Stripefoot Anoles, on the other hand, did not decrease their basking time when fed high levels on D3, and they did not increase basking behavior when fed diets low in D3.

 

The researchers therefore concluded that Brown Anoles are able to use dietary D3, while Stripefoot Anoles cannot.  Stripefoot Anoles seem to rely upon the Vitamin D3 that is produced in their skin when it is exposed to UVB light.

 

Studies such as this show us that we must carefully research the needs of each species under our care.  Even if they are closely related, and share similar habitats, diets, and lifestyles, captive conditions that work for one could spell doom for another.

 

Madagascar day Gecko

Uploaded to Wikipedia Commons by Manuel Werner, Nürtingen, Germany

My Experience: Day Geckos Without UVB Did Well

I’ve made some related observations on Madagascar and Standing’s Day Geckos.  UVB exposure has generally been considered critical to their welfare in captivity.  Yet a colony of both, living at semi-liberty in a large zoo aviary, seems to be doing very well without access to UVB light.  Please see the article linked below for further details.

 

Providing UVB to Lizards and other Reptiles

Natural sunlight is the best source of UVB, but it is important to bear in mind that overheating can occur quickly, and that UVB does not penetrate glass or plastic.  Reptiles housed or placed outdoors must also be protected from rats, raccoons, dogs, cats, crows and other predators.  Where conditions permit, screen cages offer a great means of providing natural UVB to your pets.

 

t255908UVB Bulbs

In recent tests, the Zoo Med 5.0 and 10.0 Bulbs were found superior to several other models.  Mercury vapor and compact florescent bulbs generally emit higher levels of UVB than traditional florescent bulbs, and they broadcast it over greater distances.  Mercury vapor bulbs also produce heat, and so may eliminate the need for an additional heat source.

 

Please check out my posts on Twitter and Facebook.   Each day, I highlight breaking research, conservation news and interesting stories concerning just about every type of animal imaginable.  I look forward to hearing about your interests and experiences as well, and will use them in articles when possible.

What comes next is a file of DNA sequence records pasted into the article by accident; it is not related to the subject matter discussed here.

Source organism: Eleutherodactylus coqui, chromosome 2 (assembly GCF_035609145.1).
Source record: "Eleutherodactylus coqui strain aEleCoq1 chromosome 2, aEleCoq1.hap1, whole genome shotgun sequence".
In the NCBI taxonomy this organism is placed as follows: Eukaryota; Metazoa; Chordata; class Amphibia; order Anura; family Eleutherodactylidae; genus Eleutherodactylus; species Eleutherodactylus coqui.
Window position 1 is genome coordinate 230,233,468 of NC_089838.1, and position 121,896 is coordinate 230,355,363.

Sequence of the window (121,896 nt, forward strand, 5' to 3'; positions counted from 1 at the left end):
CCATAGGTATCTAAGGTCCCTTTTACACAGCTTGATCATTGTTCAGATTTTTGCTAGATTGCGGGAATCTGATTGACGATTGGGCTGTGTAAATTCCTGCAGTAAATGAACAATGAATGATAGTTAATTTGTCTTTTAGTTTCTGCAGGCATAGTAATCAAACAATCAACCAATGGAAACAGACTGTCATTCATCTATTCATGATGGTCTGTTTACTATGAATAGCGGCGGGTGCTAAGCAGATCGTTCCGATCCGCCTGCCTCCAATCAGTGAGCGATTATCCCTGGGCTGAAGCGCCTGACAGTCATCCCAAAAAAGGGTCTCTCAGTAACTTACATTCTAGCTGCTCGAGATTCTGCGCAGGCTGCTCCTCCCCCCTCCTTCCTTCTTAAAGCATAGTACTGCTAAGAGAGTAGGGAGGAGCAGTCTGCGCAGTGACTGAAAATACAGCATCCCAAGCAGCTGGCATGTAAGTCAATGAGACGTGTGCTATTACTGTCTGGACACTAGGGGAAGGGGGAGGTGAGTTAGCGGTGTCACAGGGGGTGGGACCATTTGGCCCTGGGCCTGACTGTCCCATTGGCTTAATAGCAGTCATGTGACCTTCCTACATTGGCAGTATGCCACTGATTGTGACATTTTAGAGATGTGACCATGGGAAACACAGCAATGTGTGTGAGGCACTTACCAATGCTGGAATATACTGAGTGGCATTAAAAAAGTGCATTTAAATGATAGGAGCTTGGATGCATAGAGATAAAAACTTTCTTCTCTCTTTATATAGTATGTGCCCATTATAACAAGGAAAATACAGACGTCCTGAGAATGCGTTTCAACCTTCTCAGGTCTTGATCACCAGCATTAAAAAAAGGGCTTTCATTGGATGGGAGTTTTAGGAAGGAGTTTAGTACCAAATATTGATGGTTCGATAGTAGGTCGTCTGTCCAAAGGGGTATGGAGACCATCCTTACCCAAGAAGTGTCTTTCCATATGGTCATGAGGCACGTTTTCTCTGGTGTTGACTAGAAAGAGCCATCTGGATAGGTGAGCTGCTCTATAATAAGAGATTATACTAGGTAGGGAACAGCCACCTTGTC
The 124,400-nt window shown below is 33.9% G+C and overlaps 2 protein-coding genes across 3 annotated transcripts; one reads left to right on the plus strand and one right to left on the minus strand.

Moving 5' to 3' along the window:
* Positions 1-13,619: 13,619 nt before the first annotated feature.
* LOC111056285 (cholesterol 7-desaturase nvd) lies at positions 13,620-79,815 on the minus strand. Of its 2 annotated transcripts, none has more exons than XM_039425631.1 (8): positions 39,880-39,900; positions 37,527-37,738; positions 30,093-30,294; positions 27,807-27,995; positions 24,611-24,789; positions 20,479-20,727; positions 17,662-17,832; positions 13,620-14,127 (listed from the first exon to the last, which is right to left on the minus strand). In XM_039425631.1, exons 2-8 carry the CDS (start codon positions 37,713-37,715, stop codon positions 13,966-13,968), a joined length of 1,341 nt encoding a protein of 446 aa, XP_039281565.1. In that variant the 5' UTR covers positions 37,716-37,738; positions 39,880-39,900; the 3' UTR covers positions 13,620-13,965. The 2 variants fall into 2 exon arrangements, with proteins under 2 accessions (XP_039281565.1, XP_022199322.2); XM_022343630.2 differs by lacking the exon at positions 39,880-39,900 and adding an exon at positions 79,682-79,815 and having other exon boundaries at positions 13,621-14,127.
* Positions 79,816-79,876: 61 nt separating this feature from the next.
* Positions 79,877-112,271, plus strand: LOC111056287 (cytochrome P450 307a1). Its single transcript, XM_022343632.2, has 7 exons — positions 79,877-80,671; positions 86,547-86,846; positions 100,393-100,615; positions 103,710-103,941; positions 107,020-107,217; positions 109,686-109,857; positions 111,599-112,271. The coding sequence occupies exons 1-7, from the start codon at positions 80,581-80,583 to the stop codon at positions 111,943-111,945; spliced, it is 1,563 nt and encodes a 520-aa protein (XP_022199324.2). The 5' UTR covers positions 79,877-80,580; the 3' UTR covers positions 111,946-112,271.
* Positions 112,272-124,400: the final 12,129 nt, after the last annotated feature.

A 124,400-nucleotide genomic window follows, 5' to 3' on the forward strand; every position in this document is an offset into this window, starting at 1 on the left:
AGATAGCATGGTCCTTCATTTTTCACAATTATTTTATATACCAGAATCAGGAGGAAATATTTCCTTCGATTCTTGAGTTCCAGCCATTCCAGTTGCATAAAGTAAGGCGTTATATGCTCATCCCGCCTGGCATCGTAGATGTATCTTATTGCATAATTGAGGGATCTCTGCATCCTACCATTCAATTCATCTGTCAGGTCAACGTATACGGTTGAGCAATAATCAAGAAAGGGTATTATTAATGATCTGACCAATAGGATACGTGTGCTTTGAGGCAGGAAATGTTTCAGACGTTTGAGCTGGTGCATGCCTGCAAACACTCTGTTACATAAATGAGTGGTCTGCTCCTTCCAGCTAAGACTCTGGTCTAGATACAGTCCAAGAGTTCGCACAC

Please also post your questions and comments below…I’ll be sure to respond quickly.  Thanks, until next time, Frank Indiviglio.

 

Further Reading

Chameleon Basking Behavior Influenced by UVB Needs

My Notes: Day Geckos Thrive Without a UVB Source

Using Compact UVB Bulbs

 Using Screen Cages

 

Keeping the USA’s Longest Snake: Eastern Indigo Snakes as Pets

Eastern Indigo Snake

Uploaded to Wikipedia Commons by Arjuno3

Hi, Frank Indiviglio here.  I’m a herpetologist, zoologist, and book author, recently retired from a career of over 20 years with the Bronx Zoo.  The magnificent Eastern Indigo Snake, Drymarchon couperi, is the longest of all snakes native to the USA, but occupies one of the smallest ranges.  These facts, along with stunning coloration and its reputation as a responsive pet, place the Indigo on the wish lists of serious snake keepers and zoos worldwide.  I had the good fortune to assist with an Eastern Indigo breeding/release program headquartered at the Bronx Zoo, which was both fascinating and frustrating.  Today I would like to pass along some thoughts on its natural history and captive care.

Description

The Eastern Indigo Snake is among the longest of all North American snakes; in the USA, only the Bullsnake, Pituophis catenifer sayi, regularly rivals it in size.  Robust and alert, the Eastern Indigo Snake averages 5-6 feet in length, with a record of 8 feet, 5 inches.  The glossy, blue-black coloration is unique to this species.  Some individuals, greatly favored in the pet trade, sport heads and chins highlighted by a reddish tint.

Natural History

The Eastern Indigo Snake is restricted to southeastern Georgia, southeastern Mississippi, and Florida.  Although coastal dunes, Palmetto scrub, agricultural areas and marsh fringes are colonized, healthy populations seem to require large expanses of longleaf pine forest and similar upland environments.  Human development within prime Indigo habitat has severely threatened this species’ future.  Today, only captive-born individuals may be legally sold, but over-collection was a severe problem in the past.

The Texas Indigo Snake (D. corais erebennus) ranges from southern Texas to central Mexico, while other relatives, known as Cribos, inhabit Central and South America.